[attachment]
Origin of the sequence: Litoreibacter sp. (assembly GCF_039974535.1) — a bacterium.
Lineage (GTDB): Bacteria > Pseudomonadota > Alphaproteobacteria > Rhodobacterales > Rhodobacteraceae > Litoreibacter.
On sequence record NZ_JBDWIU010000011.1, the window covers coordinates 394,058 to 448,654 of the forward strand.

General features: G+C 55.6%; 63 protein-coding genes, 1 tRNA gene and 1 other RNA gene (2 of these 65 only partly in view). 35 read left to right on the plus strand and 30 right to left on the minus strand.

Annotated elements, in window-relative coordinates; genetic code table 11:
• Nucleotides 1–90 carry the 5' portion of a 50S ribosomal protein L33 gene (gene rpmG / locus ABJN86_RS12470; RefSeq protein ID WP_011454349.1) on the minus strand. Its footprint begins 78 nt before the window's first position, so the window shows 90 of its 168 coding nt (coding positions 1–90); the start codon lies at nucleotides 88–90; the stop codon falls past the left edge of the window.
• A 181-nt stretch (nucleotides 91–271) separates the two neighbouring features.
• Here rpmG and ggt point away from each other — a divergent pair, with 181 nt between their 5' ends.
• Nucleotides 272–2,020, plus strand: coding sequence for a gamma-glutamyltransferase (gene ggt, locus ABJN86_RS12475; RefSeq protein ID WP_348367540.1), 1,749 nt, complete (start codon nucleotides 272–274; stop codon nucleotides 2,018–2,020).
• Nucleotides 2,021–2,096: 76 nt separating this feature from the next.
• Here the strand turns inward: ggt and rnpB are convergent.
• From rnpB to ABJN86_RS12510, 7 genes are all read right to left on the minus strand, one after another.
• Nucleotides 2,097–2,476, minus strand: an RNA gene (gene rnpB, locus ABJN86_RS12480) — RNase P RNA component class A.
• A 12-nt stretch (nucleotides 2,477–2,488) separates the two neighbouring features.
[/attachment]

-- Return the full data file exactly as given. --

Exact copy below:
Origin of the sequence: Litoreibacter sp. (assembly GCF_039974535.1) — a bacterium.
Lineage (GTDB): Bacteria > Pseudomonadota > Alphaproteobacteria > Rhodobacterales > Rhodobacteraceae > Litoreibacter.
On sequence record NZ_JBDWIU010000011.1, the window covers coordinates 394,058 to 448,654 of the forward strand.

General features: G+C 55.6%; 63 protein-coding genes, 1 tRNA gene and 1 other RNA gene (2 of these 65 only partly in view). 35 read left to right on the plus strand and 30 right to left on the minus strand.

Annotated elements, in window-relative coordinates; genetic code table 11:
• Nucleotides 1–90 carry the 5' portion of a 50S ribosomal protein L33 gene (gene rpmG / locus ABJN86_RS12470; RefSeq protein ID WP_011454349.1) on the minus strand. Its footprint begins 78 nt before the window's first position, so the window shows 90 of its 168 coding nt (coding positions 1–90); the start codon lies at nucleotides 88–90; the stop codon falls past the left edge of the window.
• A 181-nt stretch (nucleotides 91–271) separates the two neighbouring features.
• Here rpmG and ggt point away from each other — a divergent pair, with 181 nt between their 5' ends.
• Nucleotides 272–2,020, plus strand: coding sequence for a gamma-glutamyltransferase (gene ggt, locus ABJN86_RS12475; RefSeq protein ID WP_348367540.1), 1,749 nt, complete (start codon nucleotides 272–274; stop codon nucleotides 2,018–2,020).
• Nucleotides 2,021–2,096: 76 nt separating this feature from the next.
• Here the strand turns inward: ggt and rnpB are convergent.
• From rnpB to ABJN86_RS12510, 7 genes are all read right to left on the minus strand, one after another.
• Nucleotides 2,097–2,476, minus strand: an RNA gene (gene rnpB, locus ABJN86_RS12480) — RNase P RNA component class A.
• A 12-nt stretch (nucleotides 2,477–2,488) separates the two neighbouring features.